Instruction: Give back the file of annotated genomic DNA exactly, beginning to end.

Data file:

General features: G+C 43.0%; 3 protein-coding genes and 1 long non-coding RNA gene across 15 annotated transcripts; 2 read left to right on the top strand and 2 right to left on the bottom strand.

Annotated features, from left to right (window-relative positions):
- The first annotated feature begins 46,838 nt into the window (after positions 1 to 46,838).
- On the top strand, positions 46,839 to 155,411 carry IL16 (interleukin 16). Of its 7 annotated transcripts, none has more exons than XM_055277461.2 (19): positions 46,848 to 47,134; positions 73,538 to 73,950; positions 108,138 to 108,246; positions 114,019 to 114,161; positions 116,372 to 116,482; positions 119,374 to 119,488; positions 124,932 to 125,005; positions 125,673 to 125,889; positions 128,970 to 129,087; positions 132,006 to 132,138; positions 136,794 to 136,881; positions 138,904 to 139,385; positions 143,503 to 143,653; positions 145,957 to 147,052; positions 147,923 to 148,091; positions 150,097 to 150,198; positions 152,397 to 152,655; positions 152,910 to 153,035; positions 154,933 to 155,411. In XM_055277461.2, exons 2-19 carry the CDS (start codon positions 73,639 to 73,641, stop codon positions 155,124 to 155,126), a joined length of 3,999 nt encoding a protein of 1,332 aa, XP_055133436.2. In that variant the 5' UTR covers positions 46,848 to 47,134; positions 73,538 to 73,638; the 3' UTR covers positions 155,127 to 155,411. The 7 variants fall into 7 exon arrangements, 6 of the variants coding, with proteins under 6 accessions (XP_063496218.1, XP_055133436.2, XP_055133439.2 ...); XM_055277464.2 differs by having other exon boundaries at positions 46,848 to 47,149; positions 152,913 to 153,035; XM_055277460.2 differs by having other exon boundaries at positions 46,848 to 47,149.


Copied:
General features: G+C 43.0%; 3 protein-coding genes and 1 long non-coding RNA gene across 15 annotated transcripts; 2 read left to right on the top strand and 2 right to left on the bottom strand.

Annotated features, from left to right (window-relative positions):
- The first annotated feature begins 46,838 nt into the window (after positions 1 to 46,838).
- On the top strand, positions 46,839 to 155,411 carry IL16 (interleukin 16). Of its 7 annotated transcripts, none has more exons than XM_055277461.2 (19): positions 46,848 to 47,134; positions 73,538 to 73,950; positions 108,138 to 108,246; positions 114,019 to 114,161; positions 116,372 to 116,482; positions 119,374 to 119,488; positions 124,932 to 125,005; positions 125,673 to 125,889; positions 128,970 to 129,087; positions 132,006 to 132,138; positions 136,794 to 136,881; positions 138,904 to 139,385; positions 143,503 to 143,653; positions 145,957 to 147,052; positions 147,923 to 148,091; positions 150,097 to 150,198; positions 152,397 to 152,655; positions 152,910 to 153,035; positions 154,933 to 155,411. In XM_055277461.2, exons 2-19 carry the CDS (start codon positions 73,639 to 73,641, stop codon positions 155,124 to 155,126), a joined length of 3,999 nt encoding a protein of 1,332 aa, XP_055133436.2. In that variant the 5' UTR covers positions 46,848 to 47,134; positions 73,538 to 73,638; the 3' UTR covers positions 155,127 to 155,411. The 7 variants fall into 7 exon arrangements, 6 of the variants coding, with proteins under 6 accessions (XP_063496218.1, XP_055133436.2, XP_055133439.2 ...); XM_055277464.2 differs by having other exon boundaries at positions 46,848 to 47,149; positions 152,913 to 153,035; XM_055277460.2 differs by having other exon boundaries at positions 46,848 to 47,149.